There was no spewing of empty party-political rhetoric. A well-thought, carefully thought and clearly articulated ideological argument was much more respected.

People were free and encouraged to explore their own personal intellectual pathways. The “clever blacks” were highly admired.

They were the leaders of society. The ANC was not then afraid of intellectual discourse as it was not deficient in ethics and morality.

Livelihoods and socially upward mobility were not obtained by worshipping at the altar of blind party loyalty, corruption, and patronage politics.

In those days, the ANC and MDM were progressive institutions committed to intellectual grooming and growth. The apartheid government hated the ANC, MDM and other liberation movements because it knew that they were the incubators of “clever blacks”.

Despite the Nationalists’ best efforts to use “Bantu education” to suppress the intellectual capability of the black people, the black intellectual voice only became louder.

Black people yearned for political education and to know more about their oppressive social conditions and how to dismantle them.

The black intellectuals, or should I say the “clever blacks”, stood in the gap and marched at the forefront of a movement that boldly demanded equality before the law.

They were labelled agents provocateurs, guerrillas and socialists. The most interesting assertion from the apartheid government was that these “clever blacks” were misleading people and bad-mouthing a stable and caring government.

The “clever blacks” who were caught reflecting the true living conditions of black people through writing, art, and in any other form of expression, and reading enlightening books such as Let My People Go and Chief with a Double Agenda, were poisoned, jailed or exiled among other similarly brutal punishments.

Now we have come full circle! Indeed, as the French say, plus ça change, plus c’est la même chose (the more things change the more they stay the same).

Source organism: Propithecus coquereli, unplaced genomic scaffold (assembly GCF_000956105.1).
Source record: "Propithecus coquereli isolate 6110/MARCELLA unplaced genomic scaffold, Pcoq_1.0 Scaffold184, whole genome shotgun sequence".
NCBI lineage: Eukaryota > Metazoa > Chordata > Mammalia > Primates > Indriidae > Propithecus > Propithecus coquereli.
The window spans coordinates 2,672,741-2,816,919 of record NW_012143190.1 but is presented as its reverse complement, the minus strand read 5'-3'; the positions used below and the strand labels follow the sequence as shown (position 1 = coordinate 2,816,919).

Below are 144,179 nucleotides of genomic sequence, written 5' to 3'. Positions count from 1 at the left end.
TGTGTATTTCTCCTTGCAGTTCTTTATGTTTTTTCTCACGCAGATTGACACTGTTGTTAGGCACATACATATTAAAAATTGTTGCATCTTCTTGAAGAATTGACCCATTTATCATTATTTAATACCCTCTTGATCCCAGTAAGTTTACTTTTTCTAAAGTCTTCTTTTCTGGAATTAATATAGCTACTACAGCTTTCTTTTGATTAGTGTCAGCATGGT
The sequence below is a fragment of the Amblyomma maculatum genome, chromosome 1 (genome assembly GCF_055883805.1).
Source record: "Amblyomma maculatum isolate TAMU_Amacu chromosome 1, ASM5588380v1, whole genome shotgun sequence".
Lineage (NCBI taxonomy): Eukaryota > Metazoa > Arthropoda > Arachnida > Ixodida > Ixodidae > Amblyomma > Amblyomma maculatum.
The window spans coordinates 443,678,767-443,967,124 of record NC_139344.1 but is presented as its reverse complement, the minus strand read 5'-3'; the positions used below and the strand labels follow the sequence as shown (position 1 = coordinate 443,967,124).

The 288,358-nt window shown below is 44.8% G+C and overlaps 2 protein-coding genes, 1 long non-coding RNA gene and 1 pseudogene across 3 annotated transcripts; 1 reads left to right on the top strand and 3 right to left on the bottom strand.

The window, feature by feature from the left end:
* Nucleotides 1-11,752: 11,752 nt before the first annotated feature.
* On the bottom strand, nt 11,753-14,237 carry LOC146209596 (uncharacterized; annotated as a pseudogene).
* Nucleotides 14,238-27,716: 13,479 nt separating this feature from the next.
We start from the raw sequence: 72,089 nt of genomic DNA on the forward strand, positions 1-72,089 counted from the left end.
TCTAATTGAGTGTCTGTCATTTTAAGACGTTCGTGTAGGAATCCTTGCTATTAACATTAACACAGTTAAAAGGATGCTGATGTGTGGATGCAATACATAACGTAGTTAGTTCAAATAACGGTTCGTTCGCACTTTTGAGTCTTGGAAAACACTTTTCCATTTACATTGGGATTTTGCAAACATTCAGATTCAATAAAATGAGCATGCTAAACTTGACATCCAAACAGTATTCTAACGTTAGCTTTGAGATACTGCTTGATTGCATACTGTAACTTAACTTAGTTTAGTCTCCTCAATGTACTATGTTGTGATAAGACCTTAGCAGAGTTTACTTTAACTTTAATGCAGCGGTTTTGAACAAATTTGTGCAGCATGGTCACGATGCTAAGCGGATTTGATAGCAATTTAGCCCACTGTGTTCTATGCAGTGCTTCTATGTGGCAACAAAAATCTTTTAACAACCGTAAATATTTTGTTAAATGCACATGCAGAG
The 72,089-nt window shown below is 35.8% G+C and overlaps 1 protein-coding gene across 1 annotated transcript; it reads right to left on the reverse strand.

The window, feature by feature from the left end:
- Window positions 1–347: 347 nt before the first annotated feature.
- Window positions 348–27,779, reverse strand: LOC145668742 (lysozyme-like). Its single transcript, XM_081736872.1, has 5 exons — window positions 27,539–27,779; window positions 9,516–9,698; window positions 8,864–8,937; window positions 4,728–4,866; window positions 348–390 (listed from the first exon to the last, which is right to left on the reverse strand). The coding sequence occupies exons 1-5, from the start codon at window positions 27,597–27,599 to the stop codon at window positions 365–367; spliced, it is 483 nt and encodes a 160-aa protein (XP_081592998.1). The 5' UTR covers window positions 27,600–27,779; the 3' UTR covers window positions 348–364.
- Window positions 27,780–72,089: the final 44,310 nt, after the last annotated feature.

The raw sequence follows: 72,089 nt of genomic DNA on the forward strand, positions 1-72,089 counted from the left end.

Nowadays our own President Jacob Zuma keeps on directing his wrath against black intellectuals. Referring to them as “clever blacks”, Zuma warned his followers that “people who write in papers are educated. They think they are telling the truth. It is not… It is propaganda that is very dangerous.”

He further slammed black people “who become too clever”, saying “they become the most eloquent in criticising themselves about their own traditions”.

All these utterances were delivered “in an angry-sounding tone”, according to the news reporters.

What makes our president so petrified of the “educated” and those “who write in papers”? His hostility towards the most capable among our citizens begs a lot of questions about his true agenda at educating the nation.

Our president must visit James Baldwin and he will understand that “the paradox of education is precisely this – that as one begins to become conscious one begins to examine the society in which he is being educated”.

Newspapers have for over a century been one of South Africa’s most vibrant public forums, where people have contested and expressed their ideas and opinions.

When a leader of the ruling party openly expresses his contempt for the educated, writers, and public intellectuals, surely this will cascade down to ordinary party members?

Is it sacrilege to commit yourself to truth for the sake of the prosperity of our country?

When our own people spurn the voice of reason, one wonders what would be the reaction of such luminaries as HIE Dhlomo, Benedict Wallet Vilakazi, EAM Made, CLS Nyembezi, Nimrod Njabulo Ndebele, Albert Luthuli, Jordan K Ngubane, RRR Dhlomo, Mazisi Kunene, Selby DB Ngcobo, Pixley ka Isaka Seme, Walter MB Nhlapo, Rueben Caluza, Anton Lembede, Selby Msimang, Richard Msimang, Alfred Mangena, Congress Mbata, Lewis Nkosi, Nat Nakasa, JC Dlamini, AHM Ngidi and Josiah Mapumulo.

These brave South African intellectuals, who were from KwaZulu-Natal by birth, suffered at the hands of the apartheid government.

They were determined, through rational and vigorous debate, to trumpet the voice of all black South Africans in discussions of social and national importance.